Baltimore has declined its $11 million team option on Mark Reynolds after he set a career-low in slugging percentage while being moved from third base to first base.
However, because he’s still an arbitration-eligible player Reynolds does not simply become an outright free agent. Instead, as Brittany Ghiroli of MLB.com reports, the Orioles have until November 30 to decide if they want to offer him arbitration.
If they do that, he’d likely get a raise on this year’s $7.5 million salary, but perhaps to a lesser amount than the $11 million option. If instead they non-tender Reynolds the 29-year-old slugger will hit the open market with a $500,000 buyout.
Reynolds would be an interesting free agent because despite hitting just .213 during the past three seasons and striking out as much as any hitter in baseball he’s never posted an OPS below .750 and has 35-homer power. In a weak year for first basemen it wouldn’t be surprising to see him get a multi-year deal from a team in need of right-handed power.
Not a surprise, but a news item on a slow news day is a news item on a slow news day: Diamondbacks manager Torey Lovullo has named Zack Greinke as the club’s Opening Day starter.
Greinke’s first season with the Diamondbacks is not exactly what the club hoped for when he signed a six-year, $206.5 million deal in December of 2015. He dealt with oblique and shoulder issues while struggling to a 4.37 ERA over 26 starts. Greinke hasn’t pitched yet this spring, but will make his spring debut on Friday. He and the club are obviously hoping for a quiet March and a strong beginning to the season.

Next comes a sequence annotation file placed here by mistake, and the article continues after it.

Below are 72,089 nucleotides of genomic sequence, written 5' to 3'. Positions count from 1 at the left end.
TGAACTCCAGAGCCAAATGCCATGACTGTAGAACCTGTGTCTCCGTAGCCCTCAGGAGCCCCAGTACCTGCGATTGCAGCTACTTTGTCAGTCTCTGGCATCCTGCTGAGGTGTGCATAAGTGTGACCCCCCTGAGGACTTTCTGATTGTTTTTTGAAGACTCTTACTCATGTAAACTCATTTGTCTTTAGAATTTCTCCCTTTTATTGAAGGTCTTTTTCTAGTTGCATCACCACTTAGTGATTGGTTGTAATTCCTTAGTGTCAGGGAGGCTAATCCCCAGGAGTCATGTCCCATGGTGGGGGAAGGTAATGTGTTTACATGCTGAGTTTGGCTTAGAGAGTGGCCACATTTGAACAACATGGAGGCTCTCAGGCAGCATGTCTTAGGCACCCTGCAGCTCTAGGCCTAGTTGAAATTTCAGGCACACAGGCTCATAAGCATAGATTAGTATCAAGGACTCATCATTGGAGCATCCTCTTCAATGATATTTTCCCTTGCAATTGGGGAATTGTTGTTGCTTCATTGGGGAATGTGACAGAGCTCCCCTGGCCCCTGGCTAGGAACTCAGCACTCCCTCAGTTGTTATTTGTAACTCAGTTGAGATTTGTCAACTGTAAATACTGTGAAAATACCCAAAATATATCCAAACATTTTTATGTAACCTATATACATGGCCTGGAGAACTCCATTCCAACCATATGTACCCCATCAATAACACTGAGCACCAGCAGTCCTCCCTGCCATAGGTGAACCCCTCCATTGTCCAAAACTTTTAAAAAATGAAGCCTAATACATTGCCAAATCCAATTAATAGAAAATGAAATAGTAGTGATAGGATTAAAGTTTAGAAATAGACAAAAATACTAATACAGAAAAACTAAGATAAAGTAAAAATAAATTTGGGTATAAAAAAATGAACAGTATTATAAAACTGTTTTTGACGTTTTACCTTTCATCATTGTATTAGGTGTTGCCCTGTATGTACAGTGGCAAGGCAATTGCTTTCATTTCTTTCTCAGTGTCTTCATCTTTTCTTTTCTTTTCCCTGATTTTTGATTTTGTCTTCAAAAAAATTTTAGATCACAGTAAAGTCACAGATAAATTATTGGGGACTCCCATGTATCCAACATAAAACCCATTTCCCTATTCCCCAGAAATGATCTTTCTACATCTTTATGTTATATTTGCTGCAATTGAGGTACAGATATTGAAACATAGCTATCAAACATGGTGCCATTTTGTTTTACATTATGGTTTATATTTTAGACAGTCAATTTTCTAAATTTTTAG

Either for its own sake or to increase the trade value of a player who was acquired by the previous front office regime.
A new website has launched. It’s called “La Vida Baseball,” and it’s all about celebrating the past, present and future of Latino baseball from a Latino perspective.
The site, produced in partnership with the Hall of Fame, has four general areas of focus:
- Who’s Now: Focusing on current Latino players;
- Who’s Next: Focusing on top prospects here, in the Caribbean and in Central and South America;
- Our Life: Off-the-Field stuff, including player’s lives, lifestyles and hobbies; and
- Our Legends: Focusing on Latino baseball history, Hall of Famers and overlooked players.
As the site has just launched there aren’t yet a ton of stories up there, but there is one about Roberto Clemente, another about Felix Hernandez and some other stuff.
The site is much-needed. Baseball reporters for American outlets are overwhelmingly white, non-Spanish speakers. Reporters, who, generally, gravitate to the players who are the most like they are. Which is understandable on some level. When you’re writing stories about people you need to be able to communicate with them and relate to them on more than a mere perfunctory level. As such, no matter how good the intentions of baseball media, we tend to see the clubhouse and the culture of baseball from a distinctly American perspective. And we tend to paint Latino players with a broad, broad brush.
La Vida Baseball will, hopefully, remedy all of that and will, hopefully, give us a fresh and insightful depiction Latino players and their culture.